Skip to content

Latest Stories

Top Stories

After a lifetime outside politics, an artist chooses his side: Trump

Man standing next to vinyl artwork

Andrew Lee Smith stands next to his stall the Charleston City Market in early February. Smith’s artwork ranges from rock bands to political figures.

Yiqing Wang

Yiqing is a graduate student at Northwestern University's Medill School of Journalism.

CHARLESTON, S.C. – White Converse shoes, green work pants scattered with paint stains, black hoodie and a cowboy hat covered with dozens of rock ‘n’ roll pins. Anderson Lee Smith, a 66-year-old, 6-foot-tall man with his long, gray hair tied back in a low ponytail, dresses in a youthful style while arranging the vinyl art at his stall in the Charleston City Market.

In contrast with his artistic appearance, Smith’s political view is decidedly conservative. After spending four decades as an apolitical artist, Smith turned into a firm supporter of Donald Trump after watching the evolution of the Black Lives Matter movement. He acknowledged the tragedy of George Floyd’s death and the need to support most of the demonstrations. However, when some protests turned violent, Smith saw them as chaos and destruction to the country.

“Democrats are changing the spirit of America,” said Smith softly, while looking through a large, misty window at the market in early February.

The Black Lives Matter movement alarmed Smith, causing him to start paying attention to politics for the first time in his life. He read news and listened to podcasts. That led him to start supporting Trump. He said that the Republican ideology reminded him of the way he grew up. For him, Trump was just trying to bring the country back to normal.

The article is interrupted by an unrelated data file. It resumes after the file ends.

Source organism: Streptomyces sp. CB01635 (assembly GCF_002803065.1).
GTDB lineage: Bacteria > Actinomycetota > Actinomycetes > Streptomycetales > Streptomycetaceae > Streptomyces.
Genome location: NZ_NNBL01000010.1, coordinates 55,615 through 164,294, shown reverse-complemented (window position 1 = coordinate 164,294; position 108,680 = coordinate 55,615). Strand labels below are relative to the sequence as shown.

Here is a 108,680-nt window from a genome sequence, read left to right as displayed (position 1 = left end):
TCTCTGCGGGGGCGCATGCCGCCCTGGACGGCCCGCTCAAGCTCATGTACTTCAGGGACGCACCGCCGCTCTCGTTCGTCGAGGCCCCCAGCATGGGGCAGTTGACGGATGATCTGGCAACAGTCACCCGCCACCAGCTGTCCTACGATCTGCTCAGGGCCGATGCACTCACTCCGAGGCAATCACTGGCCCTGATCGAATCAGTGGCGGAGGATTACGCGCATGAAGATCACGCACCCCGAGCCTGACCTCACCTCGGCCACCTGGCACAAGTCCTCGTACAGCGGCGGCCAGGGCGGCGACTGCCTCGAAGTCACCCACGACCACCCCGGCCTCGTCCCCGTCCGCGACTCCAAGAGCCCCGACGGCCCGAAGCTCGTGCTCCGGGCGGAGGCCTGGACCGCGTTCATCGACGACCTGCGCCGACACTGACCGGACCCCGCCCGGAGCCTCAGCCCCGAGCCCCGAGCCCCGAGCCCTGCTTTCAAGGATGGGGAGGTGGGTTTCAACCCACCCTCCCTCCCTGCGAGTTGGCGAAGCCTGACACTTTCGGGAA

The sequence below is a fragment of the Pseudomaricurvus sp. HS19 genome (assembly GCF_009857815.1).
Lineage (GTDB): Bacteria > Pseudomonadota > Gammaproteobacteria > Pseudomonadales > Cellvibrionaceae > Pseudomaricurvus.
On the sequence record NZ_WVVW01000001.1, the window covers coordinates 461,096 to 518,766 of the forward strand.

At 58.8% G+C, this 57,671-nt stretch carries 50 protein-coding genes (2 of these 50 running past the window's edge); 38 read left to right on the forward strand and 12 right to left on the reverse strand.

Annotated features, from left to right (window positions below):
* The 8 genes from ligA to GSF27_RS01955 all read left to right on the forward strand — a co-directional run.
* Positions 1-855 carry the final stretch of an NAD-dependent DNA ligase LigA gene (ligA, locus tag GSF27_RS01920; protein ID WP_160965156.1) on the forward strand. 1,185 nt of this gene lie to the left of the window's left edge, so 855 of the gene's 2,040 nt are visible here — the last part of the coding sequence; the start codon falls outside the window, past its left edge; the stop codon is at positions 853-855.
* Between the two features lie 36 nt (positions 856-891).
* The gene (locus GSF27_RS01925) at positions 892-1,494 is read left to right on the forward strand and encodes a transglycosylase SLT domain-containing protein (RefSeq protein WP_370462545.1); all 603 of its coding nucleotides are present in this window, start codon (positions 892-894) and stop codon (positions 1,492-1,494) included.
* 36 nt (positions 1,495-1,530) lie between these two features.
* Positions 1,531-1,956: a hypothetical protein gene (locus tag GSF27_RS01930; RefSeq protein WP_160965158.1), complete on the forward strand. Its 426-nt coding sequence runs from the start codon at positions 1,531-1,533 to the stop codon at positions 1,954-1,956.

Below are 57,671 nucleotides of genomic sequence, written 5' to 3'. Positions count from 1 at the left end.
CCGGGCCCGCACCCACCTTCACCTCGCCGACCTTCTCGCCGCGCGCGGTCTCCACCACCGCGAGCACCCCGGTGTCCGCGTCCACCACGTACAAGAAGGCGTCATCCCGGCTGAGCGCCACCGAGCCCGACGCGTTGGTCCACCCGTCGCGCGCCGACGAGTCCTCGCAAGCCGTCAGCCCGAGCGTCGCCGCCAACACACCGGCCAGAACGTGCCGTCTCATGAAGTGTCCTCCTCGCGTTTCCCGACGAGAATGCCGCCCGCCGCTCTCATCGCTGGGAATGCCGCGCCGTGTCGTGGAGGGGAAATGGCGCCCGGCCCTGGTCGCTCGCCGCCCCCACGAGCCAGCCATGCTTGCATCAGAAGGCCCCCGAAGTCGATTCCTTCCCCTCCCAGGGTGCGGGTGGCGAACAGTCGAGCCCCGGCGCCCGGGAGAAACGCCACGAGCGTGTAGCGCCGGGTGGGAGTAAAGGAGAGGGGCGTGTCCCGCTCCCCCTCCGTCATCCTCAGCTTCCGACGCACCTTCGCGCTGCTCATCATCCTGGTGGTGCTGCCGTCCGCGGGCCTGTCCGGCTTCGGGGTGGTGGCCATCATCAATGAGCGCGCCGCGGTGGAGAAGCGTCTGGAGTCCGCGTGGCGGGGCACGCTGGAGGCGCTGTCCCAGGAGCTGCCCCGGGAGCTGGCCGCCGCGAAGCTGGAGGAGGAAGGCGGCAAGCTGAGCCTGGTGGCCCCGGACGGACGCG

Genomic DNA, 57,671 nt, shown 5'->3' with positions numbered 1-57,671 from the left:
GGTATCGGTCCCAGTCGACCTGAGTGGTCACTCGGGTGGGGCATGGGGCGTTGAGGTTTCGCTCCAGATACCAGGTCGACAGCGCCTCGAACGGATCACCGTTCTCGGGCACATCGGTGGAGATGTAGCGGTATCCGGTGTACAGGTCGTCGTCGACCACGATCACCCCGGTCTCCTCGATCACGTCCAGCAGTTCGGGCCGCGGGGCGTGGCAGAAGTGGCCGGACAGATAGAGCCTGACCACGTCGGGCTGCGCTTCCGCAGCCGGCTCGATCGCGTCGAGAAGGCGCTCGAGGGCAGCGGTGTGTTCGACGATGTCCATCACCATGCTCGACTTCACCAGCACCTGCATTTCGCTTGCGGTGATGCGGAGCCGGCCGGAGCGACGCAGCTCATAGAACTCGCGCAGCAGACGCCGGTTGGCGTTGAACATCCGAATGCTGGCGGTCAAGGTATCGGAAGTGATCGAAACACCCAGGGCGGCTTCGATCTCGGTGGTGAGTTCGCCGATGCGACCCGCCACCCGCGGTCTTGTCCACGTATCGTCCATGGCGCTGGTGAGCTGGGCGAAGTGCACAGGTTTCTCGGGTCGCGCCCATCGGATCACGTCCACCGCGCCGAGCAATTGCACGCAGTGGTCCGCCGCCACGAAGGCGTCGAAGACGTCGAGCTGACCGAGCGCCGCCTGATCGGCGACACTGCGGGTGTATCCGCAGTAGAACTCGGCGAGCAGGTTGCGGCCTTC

Sign up for The Fulcrum newsletter

“I feel like the left is trying to change all the things. I’m not afraid of change, but I’m afraid of radical change,” Smith said.

Smith’s fear of radical change is one of the essences of conservative ideology, which highlights the pursuit of a secure social structure, according to Brandt Smith, a psychology professor at Columbus State University. “Tradition is a security blanket,” he said, and people cling to traditions because they work.

Smith never thought he could care so much about politics. He has lived in Charleston his whole life and made his first foray into art when he started drawing cartoons at age 6. He worked at wood burning right after graduating from the University of South Carolina, then transitioned to painting. Six years ago, he shifted his gears to working in vinyl.

Worn-out vinyl records became his favorite medium. He collected materials from old magazines and outdated posters, cutting and pasting colorful letters onto brightly colored cardstock. Taylor Swift, Queen, Nirvana, Donald Trump and Joe Biden have been among his subjects. One of his records shows Trump with a muscular young body and a golden boxer’s belt. The text beneath him reads: “Mean tweets and cheap gas make America great again.”

“Music keeps you young, working keeps you young, and finding out young people’s music keeps you young, because I feel like I’m staying in touch,” Smith said.

While Smith values keeping up with the times, he also values tradition. For him, tradition means guns, the flag, nuclear family, a strong border – things that he thought Americans agreed constituted the spirit of America, whether they were Democrats and Republicans. (A majority of Americans want stronger gun control although nearly two-thirds believe the situation at the Southern border is a crisis or major problem.)

In his view, those traditions were violated by the looting and violence he saw on the news after Floyd’s murder, especially when people broke windows and set fire to cars.

Smith’s study found that “endorsement of hierarchies and resistance to change” are two core facets of conservative ideology. Conservatives fear changes because they want to reduce uncertainty and threat, and they generally adopt an “if it ain’t broke, don’t fix it” position.

Smith lives a simple life. He married his wife 44 years ago, right after college. They decided not to have children. Smith said that they don’t need a child to complete their lives or to prove their love. He said he doesn’t have a cell phone because the devices distract people from the real world.

On an ordinary day, Smith usually wakes up at 5:30 in the morning and arrives at the market an hour later. Since the market doesn’t open until 10 a.m., he has plenty of time to set up his stall, chat with other vendors or have a cup of coffee. After a day in the market, Smith goes home, has dinner, kisses his wife and then heads back to the studio to create more art.